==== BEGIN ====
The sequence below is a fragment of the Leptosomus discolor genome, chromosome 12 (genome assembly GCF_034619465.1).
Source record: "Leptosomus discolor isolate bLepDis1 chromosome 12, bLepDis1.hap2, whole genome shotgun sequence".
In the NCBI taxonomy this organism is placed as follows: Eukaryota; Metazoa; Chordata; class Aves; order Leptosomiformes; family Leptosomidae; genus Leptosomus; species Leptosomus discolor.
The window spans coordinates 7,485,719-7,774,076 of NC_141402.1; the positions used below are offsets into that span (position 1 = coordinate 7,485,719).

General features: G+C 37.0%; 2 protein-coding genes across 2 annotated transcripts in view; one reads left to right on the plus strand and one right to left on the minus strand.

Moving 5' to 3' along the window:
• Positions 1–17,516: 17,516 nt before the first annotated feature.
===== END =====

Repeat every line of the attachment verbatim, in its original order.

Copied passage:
The sequence below is a fragment of the Leptosomus discolor genome, chromosome 12 (genome assembly GCF_034619465.1).
Source record: "Leptosomus discolor isolate bLepDis1 chromosome 12, bLepDis1.hap2, whole genome shotgun sequence".
In the NCBI taxonomy this organism is placed as follows: Eukaryota; Metazoa; Chordata; class Aves; order Leptosomiformes; family Leptosomidae; genus Leptosomus; species Leptosomus discolor.
The window spans coordinates 7,485,719-7,774,076 of NC_141402.1; the positions used below are offsets into that span (position 1 = coordinate 7,485,719).

General features: G+C 37.0%; 2 protein-coding genes across 2 annotated transcripts in view; one reads left to right on the plus strand and one right to left on the minus strand.

Moving 5' to 3' along the window:
• Positions 1–17,516: 17,516 nt before the first annotated feature.